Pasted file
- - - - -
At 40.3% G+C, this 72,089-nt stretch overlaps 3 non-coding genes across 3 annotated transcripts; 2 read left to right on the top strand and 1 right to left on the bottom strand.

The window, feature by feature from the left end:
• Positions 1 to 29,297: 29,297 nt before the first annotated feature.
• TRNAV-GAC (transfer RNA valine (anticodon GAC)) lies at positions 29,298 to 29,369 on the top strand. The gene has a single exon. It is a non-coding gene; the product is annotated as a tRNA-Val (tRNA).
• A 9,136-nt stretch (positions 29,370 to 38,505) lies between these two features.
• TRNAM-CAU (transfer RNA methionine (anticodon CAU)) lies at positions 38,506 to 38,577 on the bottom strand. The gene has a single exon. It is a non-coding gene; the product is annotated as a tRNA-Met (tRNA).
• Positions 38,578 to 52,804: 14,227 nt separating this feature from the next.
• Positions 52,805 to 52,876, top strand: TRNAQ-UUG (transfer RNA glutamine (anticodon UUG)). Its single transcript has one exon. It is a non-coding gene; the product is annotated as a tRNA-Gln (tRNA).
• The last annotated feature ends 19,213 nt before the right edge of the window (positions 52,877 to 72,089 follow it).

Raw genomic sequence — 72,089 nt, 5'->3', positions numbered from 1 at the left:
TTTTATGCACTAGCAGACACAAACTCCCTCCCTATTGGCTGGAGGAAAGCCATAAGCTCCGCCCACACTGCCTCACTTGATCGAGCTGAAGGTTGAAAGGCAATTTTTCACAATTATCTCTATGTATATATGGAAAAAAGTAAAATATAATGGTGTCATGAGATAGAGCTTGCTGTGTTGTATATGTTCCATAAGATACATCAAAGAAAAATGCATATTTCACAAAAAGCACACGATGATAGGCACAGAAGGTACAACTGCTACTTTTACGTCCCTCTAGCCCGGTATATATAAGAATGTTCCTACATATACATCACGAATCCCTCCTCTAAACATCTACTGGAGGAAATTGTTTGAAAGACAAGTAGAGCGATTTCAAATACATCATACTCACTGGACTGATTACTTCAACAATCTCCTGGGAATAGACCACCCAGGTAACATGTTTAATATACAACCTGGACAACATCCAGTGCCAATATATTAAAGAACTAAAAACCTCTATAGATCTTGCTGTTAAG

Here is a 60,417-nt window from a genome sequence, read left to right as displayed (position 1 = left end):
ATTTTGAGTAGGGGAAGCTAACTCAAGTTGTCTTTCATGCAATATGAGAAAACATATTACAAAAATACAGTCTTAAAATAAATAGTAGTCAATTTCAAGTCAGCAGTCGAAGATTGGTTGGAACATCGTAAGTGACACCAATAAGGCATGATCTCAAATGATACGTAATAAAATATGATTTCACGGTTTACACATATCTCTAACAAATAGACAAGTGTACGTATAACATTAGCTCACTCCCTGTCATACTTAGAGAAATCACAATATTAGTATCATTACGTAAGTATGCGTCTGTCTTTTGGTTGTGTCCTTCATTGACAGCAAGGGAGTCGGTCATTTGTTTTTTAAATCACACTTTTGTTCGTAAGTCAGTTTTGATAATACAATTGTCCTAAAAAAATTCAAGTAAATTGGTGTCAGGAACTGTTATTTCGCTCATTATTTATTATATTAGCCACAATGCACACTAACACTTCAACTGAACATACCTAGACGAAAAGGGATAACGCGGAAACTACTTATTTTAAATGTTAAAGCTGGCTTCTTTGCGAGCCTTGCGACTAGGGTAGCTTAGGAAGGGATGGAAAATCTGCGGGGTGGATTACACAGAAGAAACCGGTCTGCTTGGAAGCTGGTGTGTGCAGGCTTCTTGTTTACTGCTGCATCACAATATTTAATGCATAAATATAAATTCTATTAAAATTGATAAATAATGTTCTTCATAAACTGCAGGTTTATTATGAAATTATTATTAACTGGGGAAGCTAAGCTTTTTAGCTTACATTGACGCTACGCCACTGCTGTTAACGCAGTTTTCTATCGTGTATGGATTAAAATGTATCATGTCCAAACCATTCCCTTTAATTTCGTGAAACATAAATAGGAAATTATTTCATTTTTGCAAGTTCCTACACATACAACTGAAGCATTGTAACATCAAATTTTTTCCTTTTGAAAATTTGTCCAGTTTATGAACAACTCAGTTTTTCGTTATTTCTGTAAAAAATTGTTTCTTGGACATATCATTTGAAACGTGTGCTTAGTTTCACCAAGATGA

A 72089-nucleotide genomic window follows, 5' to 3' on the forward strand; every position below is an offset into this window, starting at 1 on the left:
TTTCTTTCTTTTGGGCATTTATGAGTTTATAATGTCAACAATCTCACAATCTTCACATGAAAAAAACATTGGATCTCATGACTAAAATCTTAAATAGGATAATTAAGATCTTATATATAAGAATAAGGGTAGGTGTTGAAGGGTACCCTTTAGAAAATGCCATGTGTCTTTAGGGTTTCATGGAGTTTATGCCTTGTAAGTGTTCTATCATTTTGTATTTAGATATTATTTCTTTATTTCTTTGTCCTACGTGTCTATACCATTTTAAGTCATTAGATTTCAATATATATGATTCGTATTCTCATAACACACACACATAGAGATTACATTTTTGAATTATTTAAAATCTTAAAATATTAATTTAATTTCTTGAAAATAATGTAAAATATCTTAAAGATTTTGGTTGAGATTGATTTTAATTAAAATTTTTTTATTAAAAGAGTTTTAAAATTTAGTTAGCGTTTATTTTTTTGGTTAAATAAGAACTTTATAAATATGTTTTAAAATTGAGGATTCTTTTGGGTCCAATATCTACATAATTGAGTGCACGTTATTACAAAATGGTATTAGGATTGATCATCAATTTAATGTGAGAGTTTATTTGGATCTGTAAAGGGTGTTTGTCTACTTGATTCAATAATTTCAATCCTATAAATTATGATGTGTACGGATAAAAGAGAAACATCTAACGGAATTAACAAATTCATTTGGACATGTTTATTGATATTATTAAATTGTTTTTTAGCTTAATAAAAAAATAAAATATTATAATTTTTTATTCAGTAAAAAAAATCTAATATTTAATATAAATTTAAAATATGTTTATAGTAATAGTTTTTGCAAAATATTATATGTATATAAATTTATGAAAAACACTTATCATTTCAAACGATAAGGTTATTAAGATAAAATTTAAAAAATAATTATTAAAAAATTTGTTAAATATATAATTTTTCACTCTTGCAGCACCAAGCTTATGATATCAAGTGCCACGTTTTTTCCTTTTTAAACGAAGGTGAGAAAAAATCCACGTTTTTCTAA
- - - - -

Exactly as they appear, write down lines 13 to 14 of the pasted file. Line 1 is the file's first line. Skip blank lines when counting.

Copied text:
ATTTTGAGTAGGGGAAGCTAACTCAAGTTGTCTTTCATGCAATATGAGAAAACATATTACAAAAATACAGTCTTAAAATAAATAGTAGTCAATTTCAAGTCAGCAGTCGAAGATTGGTTGGAACATCGTAAGTGACACCAATAAGGCATGATCTCAAATGATACGTAATAAAATATGATTTCACGGTTTACACATATCTCTAACAAATAGACAAGTGTACGTATAACATTAGCTCACTCCCTGTCATACTTAGAGAAATCACAATATTAGTATCATTACGTAAGTATGCGTCTGTCTTTTGGTTGTGTCCTTCATTGACAGCAAGGGAGTCGGTCATTTGTTTTTTAAATCACACTTTTGTTCGTAAGTCAGTTTTGATAATACAATTGTCCTAAAAAAATTCAAGTAAATTGGTGTCAGGAACTGTTATTTCGCTCATTATTTATTATATTAGCCACAATGCACACTAACACTTCAACTGAACATACCTAGACGAAAAGGGATAACGCGGAAACTACTTATTTTAAATGTTAAAGCTGGCTTCTTTGCGAGCCTTGCGACTAGGGTAGCTTAGGAAGGGATGGAAAATCTGCGGGGTGGATTACACAGAAGAAACCGGTCTGCTTGGAAGCTGGTGTGTGCAGGCTTCTTGTTTACTGCTGCATCACAATATTTAATGCATAAATATAAATTCTATTAAAATTGATAAATAATGTTCTTCATAAACTGCAGGTTTATTATGAAATTATTATTAACTGGGGAAGCTAAGCTTTTTAGCTTACATTGACGCTACGCCACTGCTGTTAACGCAGTTTTCTATCGTGTATGGATTAAAATGTATCATGTCCAAACCATTCCCTTTAATTTCGTGAAACATAAATAGGAAATTATTTCATTTTTGCAAGTTCCTACACATACAACTGAAGCATTGTAACATCAAATTTTTTCCTTTTGAAAATTTGTCCAGTTTATGAACAACTCAGTTTTTCGTTATTTCTGTAAAAAATTGTTTCTTGGACATATCATTTGAAACGTGTGCTTAGTTTCACCAAGATGA

A 72089-nucleotide genomic window follows, 5' to 3' on the forward strand; every position below is an offset into this window, starting at 1 on the left: